Originally created 07/06/06

Disc golf course delayed



Disc golf enthusiasts will have to wait until next year for a chance to play a new course at Wildwood Park.

It might take another six weeks to complete clearing work at some of the holes of the 18-hole course, said Brian Hoeniger, the executive director of the Professional Disc Golf Association.

However, construction on a new clubhouse for the association will limit access to the first of three planned courses at the park, which is also the home of the association, Columbia County Leisure Services Director Barry Smith said.

Site work on the clubhouse began June 28, and officials expect it to be completed in mid-January. During the construction process, the courses will be off limits, Mr. Smith said.

But once the clubhouse is completed, disc golfers will have extra room to play.

"They'll have two courses completed by the time the disc golf clubhouse opens," Mr. Smith said.

Although no one will be able to use it, just finishing the first course will be a milestone, Mr. Hoeniger said.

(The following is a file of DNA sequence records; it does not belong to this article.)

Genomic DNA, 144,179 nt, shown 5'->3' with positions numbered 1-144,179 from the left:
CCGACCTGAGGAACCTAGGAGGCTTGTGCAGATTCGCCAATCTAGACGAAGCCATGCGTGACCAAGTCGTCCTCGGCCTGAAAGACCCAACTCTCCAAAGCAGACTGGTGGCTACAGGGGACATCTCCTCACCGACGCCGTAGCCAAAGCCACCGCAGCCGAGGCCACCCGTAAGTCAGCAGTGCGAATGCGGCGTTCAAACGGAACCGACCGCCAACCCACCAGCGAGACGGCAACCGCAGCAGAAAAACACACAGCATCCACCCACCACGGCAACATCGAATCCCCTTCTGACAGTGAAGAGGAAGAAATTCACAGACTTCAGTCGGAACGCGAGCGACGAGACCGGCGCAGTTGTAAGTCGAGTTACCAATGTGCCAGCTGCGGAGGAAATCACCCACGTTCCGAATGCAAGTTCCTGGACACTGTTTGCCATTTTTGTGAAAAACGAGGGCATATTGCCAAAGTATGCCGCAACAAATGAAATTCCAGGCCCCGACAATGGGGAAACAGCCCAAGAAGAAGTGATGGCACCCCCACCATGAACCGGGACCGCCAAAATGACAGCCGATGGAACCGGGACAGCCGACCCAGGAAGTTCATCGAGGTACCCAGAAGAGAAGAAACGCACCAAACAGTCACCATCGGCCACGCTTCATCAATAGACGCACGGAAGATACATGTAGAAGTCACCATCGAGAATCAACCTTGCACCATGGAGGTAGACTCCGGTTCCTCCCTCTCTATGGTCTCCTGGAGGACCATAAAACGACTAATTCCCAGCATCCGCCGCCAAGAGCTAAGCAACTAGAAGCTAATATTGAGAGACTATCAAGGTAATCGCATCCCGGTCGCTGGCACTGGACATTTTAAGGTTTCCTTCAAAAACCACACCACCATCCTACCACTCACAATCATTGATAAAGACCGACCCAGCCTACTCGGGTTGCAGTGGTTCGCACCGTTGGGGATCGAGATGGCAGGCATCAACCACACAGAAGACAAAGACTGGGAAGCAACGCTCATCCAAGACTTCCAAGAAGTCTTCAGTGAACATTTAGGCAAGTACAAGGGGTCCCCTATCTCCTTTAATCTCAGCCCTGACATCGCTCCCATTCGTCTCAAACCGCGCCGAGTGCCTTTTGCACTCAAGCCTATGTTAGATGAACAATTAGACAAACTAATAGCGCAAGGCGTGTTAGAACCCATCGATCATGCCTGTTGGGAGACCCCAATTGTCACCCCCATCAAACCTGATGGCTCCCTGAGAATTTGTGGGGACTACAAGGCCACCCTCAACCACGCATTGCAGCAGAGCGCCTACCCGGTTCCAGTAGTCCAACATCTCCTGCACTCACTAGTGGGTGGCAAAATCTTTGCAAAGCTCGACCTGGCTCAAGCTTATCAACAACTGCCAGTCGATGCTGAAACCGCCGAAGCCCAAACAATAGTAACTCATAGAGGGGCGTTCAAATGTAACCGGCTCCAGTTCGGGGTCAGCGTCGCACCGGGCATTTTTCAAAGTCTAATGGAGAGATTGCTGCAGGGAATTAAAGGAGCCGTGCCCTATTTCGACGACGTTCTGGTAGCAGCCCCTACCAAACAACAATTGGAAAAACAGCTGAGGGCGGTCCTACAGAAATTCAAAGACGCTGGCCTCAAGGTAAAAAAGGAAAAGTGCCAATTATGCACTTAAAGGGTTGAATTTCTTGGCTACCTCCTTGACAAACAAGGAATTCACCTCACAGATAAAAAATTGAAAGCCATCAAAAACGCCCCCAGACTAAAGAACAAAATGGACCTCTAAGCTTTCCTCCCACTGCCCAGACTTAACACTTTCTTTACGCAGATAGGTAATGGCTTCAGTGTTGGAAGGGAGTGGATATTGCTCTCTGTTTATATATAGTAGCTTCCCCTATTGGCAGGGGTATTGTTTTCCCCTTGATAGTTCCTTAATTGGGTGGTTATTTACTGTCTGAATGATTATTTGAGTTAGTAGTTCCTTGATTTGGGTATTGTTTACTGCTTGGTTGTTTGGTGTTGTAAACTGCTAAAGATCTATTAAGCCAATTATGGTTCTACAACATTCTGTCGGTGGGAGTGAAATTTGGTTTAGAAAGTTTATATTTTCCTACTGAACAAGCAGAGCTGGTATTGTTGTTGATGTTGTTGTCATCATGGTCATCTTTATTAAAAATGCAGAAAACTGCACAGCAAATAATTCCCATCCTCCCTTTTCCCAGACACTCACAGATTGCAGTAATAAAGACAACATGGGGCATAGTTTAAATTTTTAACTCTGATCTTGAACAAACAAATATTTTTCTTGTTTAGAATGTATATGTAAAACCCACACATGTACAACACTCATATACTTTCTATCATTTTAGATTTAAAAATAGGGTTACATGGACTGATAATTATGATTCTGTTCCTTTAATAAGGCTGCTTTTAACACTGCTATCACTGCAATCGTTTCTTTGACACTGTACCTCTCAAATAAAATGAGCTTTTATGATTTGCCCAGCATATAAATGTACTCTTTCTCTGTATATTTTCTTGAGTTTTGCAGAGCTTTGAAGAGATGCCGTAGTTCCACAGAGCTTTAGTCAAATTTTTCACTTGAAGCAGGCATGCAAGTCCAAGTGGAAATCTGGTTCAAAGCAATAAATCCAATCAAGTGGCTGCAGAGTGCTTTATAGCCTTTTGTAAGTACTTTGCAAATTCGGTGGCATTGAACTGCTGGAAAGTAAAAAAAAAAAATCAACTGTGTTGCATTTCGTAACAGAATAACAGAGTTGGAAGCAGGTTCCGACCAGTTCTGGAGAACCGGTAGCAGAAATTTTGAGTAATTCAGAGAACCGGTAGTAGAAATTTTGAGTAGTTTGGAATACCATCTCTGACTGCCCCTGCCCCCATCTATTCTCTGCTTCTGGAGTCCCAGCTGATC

"I think we've installed 16 of the 18 tee pads now," he said.

"The basket placements have all been drilled and cemented in, and the baskets are arriving from the manufacturer this week."

Encouraged that one course is near completion, Mr. Hoeniger warns that it might take as long as two years to complete all three.

"It takes that long because of all the work in grooming courses out of thick Georgia forest," he said. "It's very labor-intensive."

Once the first three courses are completed, the association and county officials might consider adding two more, Mr. Hoeniger said.

The clubhouse will be 2,700 square feet. Paid for with one-cent sales tax dollars, the clubhouse will serve as the official headquarters of the PDGA and will house a disc golf hall of fame and museum.

Officially called the International Disc Golf Center, the clubhouse will become a focal point for local tournaments and occasional national and international tournaments and clinics.

Mr. Hoeniger expects many disc golf players will make the trek to Columbia County to visit the museum and play the courses.

He also expects, as the area grows, that local interest in disc golf will grow.

Although the construction effort might seem slow, the effort will be worth it, Mr. Hoeniger said.

"It doesn't matter if the facility takes three or four or five years to be officially opened," he said. "What matters is the next 25 to 50 years and the impact the facility will have on the area."

Reach Donnie Fetter at (706) 868-1222, ext. 113, or donnie.fetter@augustachronicle.com.



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